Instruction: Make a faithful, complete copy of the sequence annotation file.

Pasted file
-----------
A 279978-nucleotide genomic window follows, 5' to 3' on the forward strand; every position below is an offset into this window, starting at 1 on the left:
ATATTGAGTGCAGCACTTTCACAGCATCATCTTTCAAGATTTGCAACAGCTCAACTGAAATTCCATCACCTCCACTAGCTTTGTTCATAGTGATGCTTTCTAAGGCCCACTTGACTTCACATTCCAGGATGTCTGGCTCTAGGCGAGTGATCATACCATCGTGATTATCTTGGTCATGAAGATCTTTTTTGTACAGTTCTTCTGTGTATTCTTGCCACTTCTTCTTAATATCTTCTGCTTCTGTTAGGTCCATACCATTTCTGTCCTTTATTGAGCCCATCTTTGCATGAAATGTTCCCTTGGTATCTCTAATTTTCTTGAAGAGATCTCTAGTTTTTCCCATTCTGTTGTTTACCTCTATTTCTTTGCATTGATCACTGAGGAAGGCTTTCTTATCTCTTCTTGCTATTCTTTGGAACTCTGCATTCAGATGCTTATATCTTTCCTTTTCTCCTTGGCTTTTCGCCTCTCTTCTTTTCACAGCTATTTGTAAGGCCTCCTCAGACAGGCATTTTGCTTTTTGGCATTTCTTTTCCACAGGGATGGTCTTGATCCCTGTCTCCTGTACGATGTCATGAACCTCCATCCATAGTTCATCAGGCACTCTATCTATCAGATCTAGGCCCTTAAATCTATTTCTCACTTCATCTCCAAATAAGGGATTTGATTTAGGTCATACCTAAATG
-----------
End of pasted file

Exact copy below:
A 279978-nucleotide genomic window follows, 5' to 3' on the forward strand; every position below is an offset into this window, starting at 1 on the left:
ATATTGAGTGCAGCACTTTCACAGCATCATCTTTCAAGATTTGCAACAGCTCAACTGAAATTCCATCACCTCCACTAGCTTTGTTCATAGTGATGCTTTCTAAGGCCCACTTGACTTCACATTCCAGGATGTCTGGCTCTAGGCGAGTGATCATACCATCGTGATTATCTTGGTCATGAAGATCTTTTTTGTACAGTTCTTCTGTGTATTCTTGCCACTTCTTCTTAATATCTTCTGCTTCTGTTAGGTCCATACCATTTCTGTCCTTTATTGAGCCCATCTTTGCATGAAATGTTCCCTTGGTATCTCTAATTTTCTTGAAGAGATCTCTAGTTTTTCCCATTCTGTTGTTTACCTCTATTTCTTTGCATTGATCACTGAGGAAGGCTTTCTTATCTCTTCTTGCTATTCTTTGGAACTCTGCATTCAGATGCTTATATCTTTCCTTTTCTCCTTGGCTTTTCGCCTCTCTTCTTTTCACAGCTATTTGTAAGGCCTCCTCAGACAGGCATTTTGCTTTTTGGCATTTCTTTTCCACAGGGATGGTCTTGATCCCTGTCTCCTGTACGATGTCATGAACCTCCATCCATAGTTCATCAGGCACTCTATCTATCAGATCTAGGCCCTTAAATCTATTTCTCACTTCATCTCCAAATAAGGGATTTGATTTAGGTCATACCTAAATG